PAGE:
What It Means For You
Adopting a shelter pet has pretty straightforward implications on the animal. They get a warm bed, security, tasty meals, and loads of attention and snuggles. Additionally, when they get adopted they free up a bed and a cage, meaning another animal has the chance to find their forever home, too. In other words, the benefits associated with adopting a shelter pet are exponential. Since the shelter system is commonly overburdened, your adoption has increased value to your local community.
Adopting a shelter pet can also bring you the following advantages:
- Shelter pets are thoroughly evaluated and assessed for behavioral and personality traits before they become available for adoption.
- Shelter pets are up to date on all their age-appropriate vaccinations, screened for parasites, current with the parasite prevention medication, spayed/neutered, and microchipped.
- Most shelter pets are potty trained and ready to show you some of their obedience skills.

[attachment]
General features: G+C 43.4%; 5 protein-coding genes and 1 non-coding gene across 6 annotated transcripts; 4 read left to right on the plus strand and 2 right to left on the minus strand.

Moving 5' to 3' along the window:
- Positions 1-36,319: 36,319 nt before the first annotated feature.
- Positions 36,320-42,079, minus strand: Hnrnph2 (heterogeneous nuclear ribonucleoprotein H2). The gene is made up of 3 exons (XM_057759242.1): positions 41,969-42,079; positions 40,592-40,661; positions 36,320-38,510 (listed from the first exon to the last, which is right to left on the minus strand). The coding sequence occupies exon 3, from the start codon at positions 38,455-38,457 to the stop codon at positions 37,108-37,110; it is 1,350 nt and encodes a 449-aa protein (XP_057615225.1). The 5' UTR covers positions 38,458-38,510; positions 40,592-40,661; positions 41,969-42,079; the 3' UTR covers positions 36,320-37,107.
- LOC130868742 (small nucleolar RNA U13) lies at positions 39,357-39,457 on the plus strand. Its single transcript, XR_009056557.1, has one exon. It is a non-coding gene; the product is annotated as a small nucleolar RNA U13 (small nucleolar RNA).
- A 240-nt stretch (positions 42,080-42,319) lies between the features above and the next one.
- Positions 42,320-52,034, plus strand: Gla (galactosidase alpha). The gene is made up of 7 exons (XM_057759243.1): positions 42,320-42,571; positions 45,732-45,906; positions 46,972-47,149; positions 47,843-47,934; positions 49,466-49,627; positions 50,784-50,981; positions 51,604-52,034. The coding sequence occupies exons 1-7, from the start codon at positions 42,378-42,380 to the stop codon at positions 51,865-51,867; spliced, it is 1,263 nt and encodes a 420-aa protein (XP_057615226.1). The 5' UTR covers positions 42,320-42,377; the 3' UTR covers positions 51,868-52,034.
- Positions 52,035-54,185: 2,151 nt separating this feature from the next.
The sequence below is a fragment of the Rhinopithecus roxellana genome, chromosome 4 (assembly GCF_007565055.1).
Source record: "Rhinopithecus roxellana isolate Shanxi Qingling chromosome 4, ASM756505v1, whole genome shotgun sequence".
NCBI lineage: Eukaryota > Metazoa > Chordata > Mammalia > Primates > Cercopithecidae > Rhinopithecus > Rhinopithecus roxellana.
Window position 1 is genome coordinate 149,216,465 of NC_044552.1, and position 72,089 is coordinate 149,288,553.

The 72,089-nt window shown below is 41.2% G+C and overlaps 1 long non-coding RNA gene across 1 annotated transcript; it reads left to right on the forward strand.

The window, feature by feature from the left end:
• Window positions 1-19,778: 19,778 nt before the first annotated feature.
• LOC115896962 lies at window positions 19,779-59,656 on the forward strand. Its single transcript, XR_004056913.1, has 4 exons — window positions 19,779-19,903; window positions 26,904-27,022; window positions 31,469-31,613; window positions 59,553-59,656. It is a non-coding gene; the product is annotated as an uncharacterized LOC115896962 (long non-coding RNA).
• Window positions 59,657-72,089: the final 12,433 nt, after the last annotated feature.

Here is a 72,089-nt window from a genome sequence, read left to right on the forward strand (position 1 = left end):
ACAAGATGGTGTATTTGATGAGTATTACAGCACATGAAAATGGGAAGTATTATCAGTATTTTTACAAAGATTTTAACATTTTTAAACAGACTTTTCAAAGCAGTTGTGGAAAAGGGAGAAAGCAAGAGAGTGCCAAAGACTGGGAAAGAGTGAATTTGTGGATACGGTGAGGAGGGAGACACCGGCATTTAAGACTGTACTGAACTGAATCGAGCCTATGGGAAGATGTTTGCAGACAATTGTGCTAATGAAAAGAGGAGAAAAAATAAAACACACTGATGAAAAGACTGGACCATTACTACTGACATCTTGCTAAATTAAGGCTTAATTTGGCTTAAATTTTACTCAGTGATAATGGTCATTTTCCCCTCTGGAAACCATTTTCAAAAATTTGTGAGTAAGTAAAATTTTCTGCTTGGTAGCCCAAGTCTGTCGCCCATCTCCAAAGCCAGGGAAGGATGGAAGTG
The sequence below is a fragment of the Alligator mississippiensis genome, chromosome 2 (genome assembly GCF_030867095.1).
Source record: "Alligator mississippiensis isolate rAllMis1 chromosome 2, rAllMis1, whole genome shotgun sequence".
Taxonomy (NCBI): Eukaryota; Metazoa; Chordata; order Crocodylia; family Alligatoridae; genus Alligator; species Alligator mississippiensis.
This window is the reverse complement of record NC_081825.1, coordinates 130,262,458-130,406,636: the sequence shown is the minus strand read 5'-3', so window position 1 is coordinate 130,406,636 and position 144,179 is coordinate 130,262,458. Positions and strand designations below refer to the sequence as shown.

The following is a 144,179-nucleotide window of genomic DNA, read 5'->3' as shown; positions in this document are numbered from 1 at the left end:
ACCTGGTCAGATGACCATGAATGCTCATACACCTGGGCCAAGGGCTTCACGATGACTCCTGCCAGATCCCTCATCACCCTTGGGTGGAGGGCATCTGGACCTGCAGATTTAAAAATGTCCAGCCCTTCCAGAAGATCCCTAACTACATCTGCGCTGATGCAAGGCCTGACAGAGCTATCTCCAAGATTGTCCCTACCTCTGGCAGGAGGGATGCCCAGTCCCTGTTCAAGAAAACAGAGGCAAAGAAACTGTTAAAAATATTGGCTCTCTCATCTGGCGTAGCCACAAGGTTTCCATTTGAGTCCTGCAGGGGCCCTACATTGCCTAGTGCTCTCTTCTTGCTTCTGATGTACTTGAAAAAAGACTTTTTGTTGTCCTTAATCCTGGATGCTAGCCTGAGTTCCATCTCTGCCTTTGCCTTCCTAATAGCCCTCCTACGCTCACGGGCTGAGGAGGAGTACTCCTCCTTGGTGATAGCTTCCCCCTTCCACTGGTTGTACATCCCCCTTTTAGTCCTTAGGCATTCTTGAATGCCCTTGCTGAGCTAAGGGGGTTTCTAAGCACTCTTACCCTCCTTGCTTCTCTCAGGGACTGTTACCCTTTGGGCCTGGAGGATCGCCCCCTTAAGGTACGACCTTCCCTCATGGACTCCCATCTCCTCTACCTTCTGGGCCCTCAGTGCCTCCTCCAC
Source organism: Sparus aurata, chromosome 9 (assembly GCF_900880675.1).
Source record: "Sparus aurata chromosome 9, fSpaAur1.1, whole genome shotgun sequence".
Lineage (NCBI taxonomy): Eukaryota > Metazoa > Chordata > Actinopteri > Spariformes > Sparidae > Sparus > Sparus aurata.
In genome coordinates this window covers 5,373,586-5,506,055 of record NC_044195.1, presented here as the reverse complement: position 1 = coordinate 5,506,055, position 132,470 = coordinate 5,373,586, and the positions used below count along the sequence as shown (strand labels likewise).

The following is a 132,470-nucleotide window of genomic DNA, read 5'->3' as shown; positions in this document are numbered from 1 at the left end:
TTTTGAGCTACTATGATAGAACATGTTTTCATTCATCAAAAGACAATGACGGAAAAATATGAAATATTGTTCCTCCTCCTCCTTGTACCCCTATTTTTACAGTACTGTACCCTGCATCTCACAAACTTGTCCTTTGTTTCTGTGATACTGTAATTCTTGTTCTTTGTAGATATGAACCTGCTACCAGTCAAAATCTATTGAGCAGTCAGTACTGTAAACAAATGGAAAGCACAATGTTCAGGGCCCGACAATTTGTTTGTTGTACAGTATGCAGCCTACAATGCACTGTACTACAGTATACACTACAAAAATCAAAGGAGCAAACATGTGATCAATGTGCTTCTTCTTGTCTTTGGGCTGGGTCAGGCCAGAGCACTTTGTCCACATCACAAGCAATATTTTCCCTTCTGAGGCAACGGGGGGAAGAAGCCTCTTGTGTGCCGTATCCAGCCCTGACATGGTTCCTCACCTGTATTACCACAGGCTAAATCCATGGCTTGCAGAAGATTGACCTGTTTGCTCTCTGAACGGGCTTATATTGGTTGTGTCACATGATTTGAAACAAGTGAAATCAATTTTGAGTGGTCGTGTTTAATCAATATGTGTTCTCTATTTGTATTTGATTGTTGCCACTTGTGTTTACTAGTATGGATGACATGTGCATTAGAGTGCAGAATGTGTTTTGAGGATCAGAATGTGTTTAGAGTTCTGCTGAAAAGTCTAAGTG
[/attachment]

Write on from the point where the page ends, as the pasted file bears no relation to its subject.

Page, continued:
- Some shelter pets will come with a written history regarding previous home life, close companions, and known activities.
Know What You Want
Adopting a shelter pet can be done spontaneously with positive results. That said, we recommend taking time to carefully consider the needs of a shelter pet and how you can best provide for them. To influence the best possible outcome, please evaluate the following characteristics of the pet you hope to adopt:
- Age (remember that senior pets are incredible additions to family dynamics!)
- Overall health
- Energy levels/social disposition
- Personality type
Your responsibilities begin long before your shelter pet arrives at home and continue on for as long as they live. Since some pets live for 15-20 years, it is critical imagine your future life and what that might mean for your pet. Knowing exactly what your pet needs is just one way to stop the terribly unfortunate cycle of surrendering animals when they don’t work out in new homes.
Adopting a Shelter Pet
You can approach adoption in several ways. Start by asking the shelter staff questions about the animal’s life and background. Observe the pet in their enclosure with other pets and people, and request special time to introduce yourself to them. Depending on the animal and the shelter, you may be able to take them for a walk or sit in a private room together.
Fostering a shelter pet is a great way to see how you do with an animal in your home. This gives shelter pets a break from the stressful shelter environment, and allows for other pets to reach the shelter floor for potential owners to see them.